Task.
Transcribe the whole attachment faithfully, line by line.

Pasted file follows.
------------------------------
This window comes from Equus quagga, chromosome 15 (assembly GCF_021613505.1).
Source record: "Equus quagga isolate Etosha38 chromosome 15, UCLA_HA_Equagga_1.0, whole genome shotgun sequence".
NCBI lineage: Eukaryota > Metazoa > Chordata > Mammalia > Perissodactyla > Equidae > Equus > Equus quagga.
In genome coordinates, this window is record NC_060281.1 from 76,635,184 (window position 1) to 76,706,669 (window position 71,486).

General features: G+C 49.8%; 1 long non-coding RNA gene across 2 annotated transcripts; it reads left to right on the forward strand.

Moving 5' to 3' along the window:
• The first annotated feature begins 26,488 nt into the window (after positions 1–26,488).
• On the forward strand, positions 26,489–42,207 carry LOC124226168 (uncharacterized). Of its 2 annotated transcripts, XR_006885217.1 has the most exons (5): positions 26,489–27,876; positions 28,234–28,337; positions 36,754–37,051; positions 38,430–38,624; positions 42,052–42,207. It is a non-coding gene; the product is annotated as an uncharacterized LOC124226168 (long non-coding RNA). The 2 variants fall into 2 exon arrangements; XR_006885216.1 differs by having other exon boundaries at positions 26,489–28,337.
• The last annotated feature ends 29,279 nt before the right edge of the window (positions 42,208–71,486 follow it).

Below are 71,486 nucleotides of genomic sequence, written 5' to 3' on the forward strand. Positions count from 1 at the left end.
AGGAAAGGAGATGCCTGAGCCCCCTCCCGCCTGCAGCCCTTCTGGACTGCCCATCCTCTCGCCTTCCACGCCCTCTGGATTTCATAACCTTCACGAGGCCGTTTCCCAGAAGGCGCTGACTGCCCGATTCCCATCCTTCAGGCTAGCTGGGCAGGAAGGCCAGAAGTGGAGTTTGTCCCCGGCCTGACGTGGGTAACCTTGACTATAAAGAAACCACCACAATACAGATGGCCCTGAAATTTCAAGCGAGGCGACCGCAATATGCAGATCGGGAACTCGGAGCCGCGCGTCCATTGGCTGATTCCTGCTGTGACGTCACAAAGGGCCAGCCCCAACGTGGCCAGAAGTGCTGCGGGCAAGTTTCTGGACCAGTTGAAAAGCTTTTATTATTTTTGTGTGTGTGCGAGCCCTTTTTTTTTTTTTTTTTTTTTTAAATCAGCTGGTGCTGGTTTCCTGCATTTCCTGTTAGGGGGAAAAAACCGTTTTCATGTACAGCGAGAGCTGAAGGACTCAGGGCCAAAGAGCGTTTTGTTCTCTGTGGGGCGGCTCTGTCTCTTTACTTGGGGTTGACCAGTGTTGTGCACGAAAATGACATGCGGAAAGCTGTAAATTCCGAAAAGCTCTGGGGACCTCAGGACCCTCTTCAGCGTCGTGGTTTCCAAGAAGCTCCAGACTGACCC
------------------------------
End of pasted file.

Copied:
This window comes from Equus quagga, chromosome 15 (assembly GCF_021613505.1).
Source record: "Equus quagga isolate Etosha38 chromosome 15, UCLA_HA_Equagga_1.0, whole genome shotgun sequence".
NCBI lineage: Eukaryota > Metazoa > Chordata > Mammalia > Perissodactyla > Equidae > Equus > Equus quagga.
In genome coordinates, this window is record NC_060281.1 from 76,635,184 (window position 1) to 76,706,669 (window position 71,486).

General features: G+C 49.8%; 1 long non-coding RNA gene across 2 annotated transcripts; it reads left to right on the forward strand.

Moving 5' to 3' along the window:
• The first annotated feature begins 26,488 nt into the window (after positions 1–26,488).
• On the forward strand, positions 26,489–42,207 carry LOC124226168 (uncharacterized). Of its 2 annotated transcripts, XR_006885217.1 has the most exons (5): positions 26,489–27,876; positions 28,234–28,337; positions 36,754–37,051; positions 38,430–38,624; positions 42,052–42,207. It is a non-coding gene; the product is annotated as an uncharacterized LOC124226168 (long non-coding RNA). The 2 variants fall into 2 exon arrangements; XR_006885216.1 differs by having other exon boundaries at positions 26,489–28,337.
• The last annotated feature ends 29,279 nt before the right edge of the window (positions 42,208–71,486 follow it).

Below are 71,486 nucleotides of genomic sequence, written 5' to 3' on the forward strand. Positions count from 1 at the left end.
AGGAAAGGAGATGCCTGAGCCCCCTCCCGCCTGCAGCCCTTCTGGACTGCCCATCCTCTCGCCTTCCACGCCCTCTGGATTTCATAACCTTCACGAGGCCGTTTCCCAGAAGGCGCTGACTGCCCGATTCCCATCCTTCAGGCTAGCTGGGCAGGAAGGCCAGAAGTGGAGTTTGTCCCCGGCCTGACGTGGGTAACCTTGACTATAAAGAAACCACCACAATACAGATGGCCCTGAAATTTCAAGCGAGGCGACCGCAATATGCAGATCGGGAACTCGGAGCCGCGCGTCCATTGGCTGATTCCTGCTGTGACGTCACAAAGGGCCAGCCCCAACGTGGCCAGAAGTGCTGCGGGCAAGTTTCTGGACCAGTTGAAAAGCTTTTATTATTTTTGTGTGTGTGCGAGCCCTTTTTTTTTTTTTTTTTTTTTTAAATCAGCTGGTGCTGGTTTCCTGCATTTCCTGTTAGGGGGAAAAAACCGTTTTCATGTACAGCGAGAGCTGAAGGACTCAGGGCCAAAGAGCGTTTTGTTCTCTGTGGGGCGGCTCTGTCTCTTTACTTGGGGTTGACCAGTGTTGTGCACGAAAATGACATGCGGAAAGCTGTAAATTCCGAAAAGCTCTGGGGACCTCAGGACCCTCTTCAGCGTCGTGGTTTCCAAGAAGCTCCAGACTGACCC